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Math Expert V
Joined: 02 Sep 2009
Posts: 58401
A jar holds 12 balls, each of which is colored white, black, gray, or  [#permalink]

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Difficulty:   35% (medium)

Question Stats: 75% (01:37) correct 25% (01:46) wrong based on 59 sessions

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Competition Mode Question

A jar holds 12 balls, each of which is colored white, black, gray, or green. If a person is to select a ball randomly from the jar, is the probability less than 1/2 that the ball selected will be either white or green?

(1) The probability that the person will select a gray ball is 1/3.

(2) The probability that the person will select a green ball is 1/6.

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Re: A jar holds 12 balls, each of which is colored white, black, gray, or  [#permalink]

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1
Given: A jar holds 12 balls, each of which is colored white(W), black(B), gray(Gy), or green(Gn).
W+B+Gy+Gn = 12 (1)

Asked: If a person is to select a ball randomly from the jar, is the probability less than 1/2 that the ball selected will be either white or green?
Q. Is W+Gn<6

(1) The probability that the person will select a gray ball is 1/3.
Gy = 4
W+B+Gn = 8
W+Gn < 8
NOT SUFFICIENT

(2) The probability that the person will select a green ball is 1/6.
Gn = 2
W+B+Gy=10
W+Gn <12
NOT SUFFICIENT

Combining (1) & (2)
(1) The probability that the person will select a gray ball is 1/3.
Gy = 4
(2) The probability that the person will select a green ball is 1/6.
Gn = 2
W + B = 6
W <6
W + Gn < 8
NOT SUFFICIENT

IMO E
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Senior Manager  G
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Re: A jar holds 12 balls, each of which is colored white, black, gray, or  [#permalink]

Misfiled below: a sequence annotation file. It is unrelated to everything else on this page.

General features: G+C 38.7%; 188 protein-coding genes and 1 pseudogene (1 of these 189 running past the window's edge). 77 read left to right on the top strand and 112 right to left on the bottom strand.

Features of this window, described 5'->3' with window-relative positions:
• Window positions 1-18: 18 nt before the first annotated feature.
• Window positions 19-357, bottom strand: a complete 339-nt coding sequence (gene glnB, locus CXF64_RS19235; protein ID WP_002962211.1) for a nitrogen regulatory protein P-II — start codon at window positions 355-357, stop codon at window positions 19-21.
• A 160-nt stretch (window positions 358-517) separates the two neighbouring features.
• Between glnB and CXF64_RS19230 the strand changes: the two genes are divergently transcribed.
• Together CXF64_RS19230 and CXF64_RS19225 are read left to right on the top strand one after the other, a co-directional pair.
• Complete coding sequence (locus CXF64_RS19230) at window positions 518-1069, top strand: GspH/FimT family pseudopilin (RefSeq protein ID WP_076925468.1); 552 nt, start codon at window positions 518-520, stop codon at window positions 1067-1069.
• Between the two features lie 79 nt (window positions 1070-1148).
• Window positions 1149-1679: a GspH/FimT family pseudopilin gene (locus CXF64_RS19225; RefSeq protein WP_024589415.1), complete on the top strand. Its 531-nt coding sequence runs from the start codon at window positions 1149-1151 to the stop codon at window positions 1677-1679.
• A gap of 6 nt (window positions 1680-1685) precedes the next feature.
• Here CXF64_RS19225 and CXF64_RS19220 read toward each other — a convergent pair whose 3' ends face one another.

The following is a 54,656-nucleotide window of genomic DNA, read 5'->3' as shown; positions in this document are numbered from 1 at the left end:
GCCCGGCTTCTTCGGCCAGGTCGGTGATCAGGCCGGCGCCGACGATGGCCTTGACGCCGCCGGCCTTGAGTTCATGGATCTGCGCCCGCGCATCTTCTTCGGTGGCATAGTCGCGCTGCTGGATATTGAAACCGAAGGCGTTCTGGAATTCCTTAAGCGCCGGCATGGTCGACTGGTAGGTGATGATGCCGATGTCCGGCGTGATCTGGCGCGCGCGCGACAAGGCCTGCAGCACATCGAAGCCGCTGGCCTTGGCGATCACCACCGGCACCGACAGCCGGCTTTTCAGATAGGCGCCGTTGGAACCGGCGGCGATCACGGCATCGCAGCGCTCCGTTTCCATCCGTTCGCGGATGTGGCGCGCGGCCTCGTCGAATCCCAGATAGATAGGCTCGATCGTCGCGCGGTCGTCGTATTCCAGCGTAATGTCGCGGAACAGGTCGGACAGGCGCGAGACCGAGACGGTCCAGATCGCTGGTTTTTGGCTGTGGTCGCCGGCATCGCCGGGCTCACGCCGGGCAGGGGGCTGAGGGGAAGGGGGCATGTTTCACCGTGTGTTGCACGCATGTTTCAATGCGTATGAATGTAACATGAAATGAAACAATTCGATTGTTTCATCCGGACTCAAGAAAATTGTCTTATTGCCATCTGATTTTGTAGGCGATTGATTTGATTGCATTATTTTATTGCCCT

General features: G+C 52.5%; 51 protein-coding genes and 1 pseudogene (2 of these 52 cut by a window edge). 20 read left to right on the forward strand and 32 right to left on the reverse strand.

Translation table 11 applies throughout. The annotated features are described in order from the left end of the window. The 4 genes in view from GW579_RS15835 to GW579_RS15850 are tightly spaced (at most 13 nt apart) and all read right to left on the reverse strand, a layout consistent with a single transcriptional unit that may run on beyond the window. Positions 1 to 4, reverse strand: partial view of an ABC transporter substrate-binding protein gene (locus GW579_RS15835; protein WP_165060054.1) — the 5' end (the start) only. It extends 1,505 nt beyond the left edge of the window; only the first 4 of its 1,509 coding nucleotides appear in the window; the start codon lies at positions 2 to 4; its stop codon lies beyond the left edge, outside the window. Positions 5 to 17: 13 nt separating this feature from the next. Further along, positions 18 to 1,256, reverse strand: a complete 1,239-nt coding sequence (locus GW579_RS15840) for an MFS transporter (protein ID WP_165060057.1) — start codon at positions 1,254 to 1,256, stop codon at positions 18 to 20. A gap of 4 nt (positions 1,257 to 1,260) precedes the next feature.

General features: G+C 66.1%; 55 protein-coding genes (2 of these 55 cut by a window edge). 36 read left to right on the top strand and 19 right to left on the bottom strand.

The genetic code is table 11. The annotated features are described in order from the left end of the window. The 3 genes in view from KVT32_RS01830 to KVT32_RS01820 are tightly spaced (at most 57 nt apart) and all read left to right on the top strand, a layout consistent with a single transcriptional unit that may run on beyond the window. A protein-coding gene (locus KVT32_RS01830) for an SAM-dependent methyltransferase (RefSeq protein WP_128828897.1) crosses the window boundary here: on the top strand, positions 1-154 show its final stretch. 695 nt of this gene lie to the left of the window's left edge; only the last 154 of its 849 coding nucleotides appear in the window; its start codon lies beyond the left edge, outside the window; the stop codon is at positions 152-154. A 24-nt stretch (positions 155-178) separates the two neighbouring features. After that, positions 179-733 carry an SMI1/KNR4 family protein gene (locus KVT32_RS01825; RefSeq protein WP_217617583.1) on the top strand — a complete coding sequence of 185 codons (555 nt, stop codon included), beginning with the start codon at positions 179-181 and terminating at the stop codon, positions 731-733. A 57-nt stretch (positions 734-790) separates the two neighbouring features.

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1
We know that 12 balls in a jar are colored either White(w), black(b), green(gn), or gray(gy).
We are to determine if P(w) + P(gn) < 1/2.

P(w)+P(gn)+P(gy)+P(b)=1
So P(w)+P(gn)=1-P(gy)-P(b)
We therefore need either P(w) and P(gn), or P(gy) and P(b).

From 1, know only P(gy)=1/3. This is insufficient.
From 2, we know only P(gn)=1/6. This is also insufficient, since clearly P(gn) is less than 1/2. It’s possible adding P(b) to 1/6 could be less than 1/2 or more than 1/2.

1+2 still not sufficient because we need either P(gy) and P(b), or P(w) and P(gn). What we have is P(gy) and P(gn). Hence insufficient.

Answer is E imo.

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Re: A jar holds 12 balls, each of which is colored white, black, gray, or  [#permalink]

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1
White + Black + Gray + Green = 12 and Let
Attachments A jar holds 12 balls.JPG [ 199.89 KiB | Viewed 630 times ]

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A jar holds 12 balls, each of which is colored white, black, gray, or  [#permalink]

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A jar holds 12 balls, each of which is colored white, black, gray, or green. If a person is to select a ball randomly from the jar, is the probability less than 1/2 that the ball selected will be either white or green?

(1) The probability that the person will select a gray ball is 1/3.

(2) The probability that the person will select a green ball is 1/6.

total = 12 balls
If a person is to select a ball randomly from the jar, is the probability less than 1/2 that the ball selected will be either white or green

#1The probability that the person will select a gray ball is 1/3.

gray must be 4 balls ; insufficient

#2The probability that the person will select a green ball is 1/6.
green must be 2 balls
insufficient
from 1 & 2
total balls of white & black ; 6
so P of white and green can be <6 ; not possible to determine
IMO E

Originally posted by Archit3110 on 26 Aug 2019, 06:24.
Last edited by Archit3110 on 27 Aug 2019, 01:22, edited 1 time in total.
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Re: A jar holds 12 balls, each of which is colored white, black, gray, or  [#permalink]

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A jar holds 12 balls, each of which is colored white, black, grey, or green. If a person is to select a ball randomly from the jar, is the probability less than 1/2 that the ball selected will be either white or green?

Let white-W, black-B, grey-Y, & green-G

To find: $$\frac{(W + G)}{12}$$ < $$\frac{1}{2}$$

(1) The probability that the person will select a grey ball is 1/3.
No information about other cards. INSUFFICIENT!

(2) The probability that the person will select a green ball is 1/6.